She said there should be more focus on combating rumours that are linked to underlying power dynamics and structural issues of inequality.

Over half of the Indonesians surveyed blamed “foreigners and rule-breakers” while in Myanmar, the groups most often thought to be responsible were people from China and other foreigners.

“In Malaysia, two-thirds blamed a specific group, most frequently mentioning migrants, foreign tourists and illegal foreigners,’’ the researchers said.

Malaysian authorities arrested hundreds of undocumented migrants and refugees in May in a crackdown the United Nations said could push vulnerable groups into hiding and prevent them from seeking treatment.

Police said at the time the operation was aimed at preventing people from travelling amid movement curbs.

In Pakistan, most people surveyed blamed inadequate government controls on the Iranian border, followed by nationals including pilgrims coming back from Iran and then people from China.

In all four countries, higher education had a small impact on whether respondents blamed a specific group, with university graduates slightly less likely to hold certain people responsible, the researchers said.


Edited By: Abiodun Oluleye/Emmanuel Yashim
Source: NAN
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United States withdrawal from Afghanistan, Africa affects EU security, defence policy – Germany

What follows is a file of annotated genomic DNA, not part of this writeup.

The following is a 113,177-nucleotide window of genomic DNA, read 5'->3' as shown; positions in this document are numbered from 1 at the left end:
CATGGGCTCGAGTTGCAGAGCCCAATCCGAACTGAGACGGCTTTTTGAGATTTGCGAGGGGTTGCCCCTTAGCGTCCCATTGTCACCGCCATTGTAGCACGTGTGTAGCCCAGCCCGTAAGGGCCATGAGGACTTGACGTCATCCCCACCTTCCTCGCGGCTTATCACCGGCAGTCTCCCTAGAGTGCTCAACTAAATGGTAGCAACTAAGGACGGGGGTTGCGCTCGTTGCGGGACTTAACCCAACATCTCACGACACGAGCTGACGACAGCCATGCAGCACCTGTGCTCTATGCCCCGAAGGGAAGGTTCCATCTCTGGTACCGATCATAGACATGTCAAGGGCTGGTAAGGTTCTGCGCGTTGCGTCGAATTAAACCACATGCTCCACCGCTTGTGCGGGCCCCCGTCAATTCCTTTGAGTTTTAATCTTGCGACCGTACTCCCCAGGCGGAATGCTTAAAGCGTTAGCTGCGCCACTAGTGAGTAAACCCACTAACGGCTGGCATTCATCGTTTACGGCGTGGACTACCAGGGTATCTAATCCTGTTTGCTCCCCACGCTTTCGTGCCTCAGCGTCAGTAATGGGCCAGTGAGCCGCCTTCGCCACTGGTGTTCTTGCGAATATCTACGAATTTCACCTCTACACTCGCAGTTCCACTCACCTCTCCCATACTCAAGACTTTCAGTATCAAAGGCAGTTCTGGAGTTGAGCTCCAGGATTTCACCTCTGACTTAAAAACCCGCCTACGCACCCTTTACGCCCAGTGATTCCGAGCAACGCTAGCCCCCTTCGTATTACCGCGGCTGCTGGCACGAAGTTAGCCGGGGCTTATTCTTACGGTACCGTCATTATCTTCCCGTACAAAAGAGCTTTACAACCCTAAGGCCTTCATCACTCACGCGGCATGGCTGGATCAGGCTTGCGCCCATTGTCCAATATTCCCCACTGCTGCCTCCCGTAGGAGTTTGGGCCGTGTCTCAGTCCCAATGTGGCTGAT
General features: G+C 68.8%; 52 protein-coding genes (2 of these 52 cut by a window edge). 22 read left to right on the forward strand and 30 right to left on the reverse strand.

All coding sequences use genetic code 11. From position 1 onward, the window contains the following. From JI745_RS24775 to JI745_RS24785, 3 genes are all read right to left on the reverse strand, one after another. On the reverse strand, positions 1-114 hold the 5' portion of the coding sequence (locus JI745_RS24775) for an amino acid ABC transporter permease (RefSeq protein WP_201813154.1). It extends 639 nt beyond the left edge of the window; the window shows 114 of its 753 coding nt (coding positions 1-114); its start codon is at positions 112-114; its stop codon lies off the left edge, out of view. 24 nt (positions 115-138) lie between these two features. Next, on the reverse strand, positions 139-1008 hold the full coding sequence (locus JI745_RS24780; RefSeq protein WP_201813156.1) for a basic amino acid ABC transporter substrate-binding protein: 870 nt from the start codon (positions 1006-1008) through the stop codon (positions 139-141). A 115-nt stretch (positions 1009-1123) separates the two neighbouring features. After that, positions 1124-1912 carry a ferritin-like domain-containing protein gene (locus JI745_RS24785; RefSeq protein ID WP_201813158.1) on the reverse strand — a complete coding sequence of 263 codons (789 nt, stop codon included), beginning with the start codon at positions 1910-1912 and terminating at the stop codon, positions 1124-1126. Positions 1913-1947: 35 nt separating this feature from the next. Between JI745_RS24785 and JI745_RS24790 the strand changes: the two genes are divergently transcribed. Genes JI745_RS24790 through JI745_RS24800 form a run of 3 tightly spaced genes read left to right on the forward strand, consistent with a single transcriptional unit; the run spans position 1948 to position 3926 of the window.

The United States disengagement from Afghanistan and Africa affects the security and defence policy of the EU, which will require the latter to improve its set of tools to deal with regional conflicts, an official said.

The German Foreign Minister, Heiko Maas, said this in Berlin on Thursday.

“The COVID-19 pandemic is likely to lead to even greater instability in our region.

“We are dealing with destabilising actors in a number of countries – just think of Ukraine, Syria or Libya.

“The United States is withdrawing not only from Afghanistan but also from Africa.’’

“For the EU, this can only mean one thing: we need a set of tools to resolve conflicts in neighbouring countries.

“And this toolbox, ladies and gentlemen, is our common security and defence policy,’’ Maas said at the opening of the European Centre of Excellence for Civilian Crisis Management in Berlin.

According to the minister, during its presidency in the EU Council, Germany wants to make the coordination of the EU countries in the field of security and defence more effective and permanent.

“To achieve sustainable peace, we need an ‘integrated approach’.

“Consequently, civil crisis management should be at the centre of European foreign and security policy,’’ Maas added.

The Centre of Excellence for Civilian Crisis Management was established in February at Germany’s initiative.

The institution will serve as a centre of knowledge for gathering and sharing national models as well as experiences.

It will also draw up concrete proposals on how European civilian crisis management can be further developed in terms of concept and practice.

Edited By: Fatima Sule/Abdulfatah Babatunde
Source: NAN